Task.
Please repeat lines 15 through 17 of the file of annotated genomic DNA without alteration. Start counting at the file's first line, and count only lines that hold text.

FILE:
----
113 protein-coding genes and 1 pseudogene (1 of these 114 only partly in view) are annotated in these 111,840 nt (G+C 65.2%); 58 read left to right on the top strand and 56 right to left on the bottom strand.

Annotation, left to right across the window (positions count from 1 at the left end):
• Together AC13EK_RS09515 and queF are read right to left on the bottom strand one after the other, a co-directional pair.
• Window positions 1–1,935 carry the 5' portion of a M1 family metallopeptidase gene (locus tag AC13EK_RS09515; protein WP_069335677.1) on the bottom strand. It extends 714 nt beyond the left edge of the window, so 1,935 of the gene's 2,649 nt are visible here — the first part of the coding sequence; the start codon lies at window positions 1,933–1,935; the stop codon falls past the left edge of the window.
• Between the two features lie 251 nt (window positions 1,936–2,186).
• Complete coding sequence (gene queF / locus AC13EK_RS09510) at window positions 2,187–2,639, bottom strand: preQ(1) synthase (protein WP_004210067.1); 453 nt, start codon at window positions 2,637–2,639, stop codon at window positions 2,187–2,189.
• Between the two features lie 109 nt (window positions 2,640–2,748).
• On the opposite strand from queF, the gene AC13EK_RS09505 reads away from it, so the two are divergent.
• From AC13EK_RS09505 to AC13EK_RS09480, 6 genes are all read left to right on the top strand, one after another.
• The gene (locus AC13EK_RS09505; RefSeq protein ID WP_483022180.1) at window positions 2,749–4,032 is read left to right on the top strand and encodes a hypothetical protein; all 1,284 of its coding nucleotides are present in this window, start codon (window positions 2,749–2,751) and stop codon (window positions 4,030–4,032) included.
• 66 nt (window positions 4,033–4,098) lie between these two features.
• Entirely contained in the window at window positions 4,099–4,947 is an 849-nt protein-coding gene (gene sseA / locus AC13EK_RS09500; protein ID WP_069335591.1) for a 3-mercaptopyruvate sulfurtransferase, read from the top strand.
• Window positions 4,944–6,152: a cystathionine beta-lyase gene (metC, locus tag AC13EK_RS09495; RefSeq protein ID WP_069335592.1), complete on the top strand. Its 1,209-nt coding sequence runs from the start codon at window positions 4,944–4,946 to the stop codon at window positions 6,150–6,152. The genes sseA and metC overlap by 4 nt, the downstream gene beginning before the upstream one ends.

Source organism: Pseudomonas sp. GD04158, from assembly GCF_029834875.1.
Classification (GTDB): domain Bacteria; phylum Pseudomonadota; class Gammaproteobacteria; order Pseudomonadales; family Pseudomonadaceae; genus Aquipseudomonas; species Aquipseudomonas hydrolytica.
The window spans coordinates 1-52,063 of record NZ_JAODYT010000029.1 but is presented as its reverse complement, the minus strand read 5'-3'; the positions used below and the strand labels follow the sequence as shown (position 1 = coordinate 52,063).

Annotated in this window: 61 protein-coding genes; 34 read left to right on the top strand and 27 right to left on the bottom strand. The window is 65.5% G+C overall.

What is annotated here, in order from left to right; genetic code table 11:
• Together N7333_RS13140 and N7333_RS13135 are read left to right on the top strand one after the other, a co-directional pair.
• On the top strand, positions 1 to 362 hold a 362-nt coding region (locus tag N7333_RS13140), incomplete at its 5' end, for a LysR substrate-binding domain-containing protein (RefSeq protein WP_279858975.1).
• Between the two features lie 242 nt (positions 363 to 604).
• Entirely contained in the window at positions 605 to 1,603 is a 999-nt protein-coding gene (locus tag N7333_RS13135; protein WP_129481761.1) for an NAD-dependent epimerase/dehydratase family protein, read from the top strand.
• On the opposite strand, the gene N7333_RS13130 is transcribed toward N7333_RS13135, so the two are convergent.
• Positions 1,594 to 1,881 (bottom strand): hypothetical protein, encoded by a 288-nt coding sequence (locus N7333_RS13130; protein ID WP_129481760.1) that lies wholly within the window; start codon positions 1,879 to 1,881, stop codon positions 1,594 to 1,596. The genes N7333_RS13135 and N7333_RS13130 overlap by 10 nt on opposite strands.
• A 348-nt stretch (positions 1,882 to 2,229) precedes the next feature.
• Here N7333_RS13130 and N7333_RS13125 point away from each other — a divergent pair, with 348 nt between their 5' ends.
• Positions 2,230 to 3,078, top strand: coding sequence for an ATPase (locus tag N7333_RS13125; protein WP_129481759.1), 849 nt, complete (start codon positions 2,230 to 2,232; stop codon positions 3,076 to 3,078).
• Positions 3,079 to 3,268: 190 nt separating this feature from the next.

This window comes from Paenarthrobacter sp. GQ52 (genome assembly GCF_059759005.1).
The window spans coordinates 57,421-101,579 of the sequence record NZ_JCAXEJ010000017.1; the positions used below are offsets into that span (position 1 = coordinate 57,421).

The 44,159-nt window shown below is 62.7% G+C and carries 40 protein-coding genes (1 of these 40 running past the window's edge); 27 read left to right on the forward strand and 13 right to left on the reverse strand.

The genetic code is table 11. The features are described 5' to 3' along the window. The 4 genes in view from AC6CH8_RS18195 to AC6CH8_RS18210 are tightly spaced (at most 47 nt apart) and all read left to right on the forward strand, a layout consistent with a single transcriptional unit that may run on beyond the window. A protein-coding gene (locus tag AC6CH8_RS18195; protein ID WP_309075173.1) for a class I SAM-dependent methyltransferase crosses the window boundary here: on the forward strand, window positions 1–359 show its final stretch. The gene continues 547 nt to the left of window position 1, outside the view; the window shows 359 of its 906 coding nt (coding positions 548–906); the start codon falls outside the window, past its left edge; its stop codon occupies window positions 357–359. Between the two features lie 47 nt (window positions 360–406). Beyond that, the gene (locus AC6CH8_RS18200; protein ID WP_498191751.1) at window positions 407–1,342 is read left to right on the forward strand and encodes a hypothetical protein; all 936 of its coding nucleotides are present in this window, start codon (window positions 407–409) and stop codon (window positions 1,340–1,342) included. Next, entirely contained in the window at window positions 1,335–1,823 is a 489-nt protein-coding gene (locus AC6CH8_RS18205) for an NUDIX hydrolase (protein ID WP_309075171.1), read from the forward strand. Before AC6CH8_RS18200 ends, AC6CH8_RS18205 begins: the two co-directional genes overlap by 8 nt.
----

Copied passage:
Classification (GTDB): domain Bacteria; phylum Pseudomonadota; class Gammaproteobacteria; order Pseudomonadales; family Pseudomonadaceae; genus Aquipseudomonas; species Aquipseudomonas hydrolytica.
The window spans coordinates 1-52,063 of record NZ_JAODYT010000029.1 but is presented as its reverse complement, the minus strand read 5'-3'; the positions used below and the strand labels follow the sequence as shown (position 1 = coordinate 52,063).

Annotated in this window: 61 protein-coding genes; 34 read left to right on the top strand and 27 right to left on the bottom strand. The window is 65.5% G+C overall.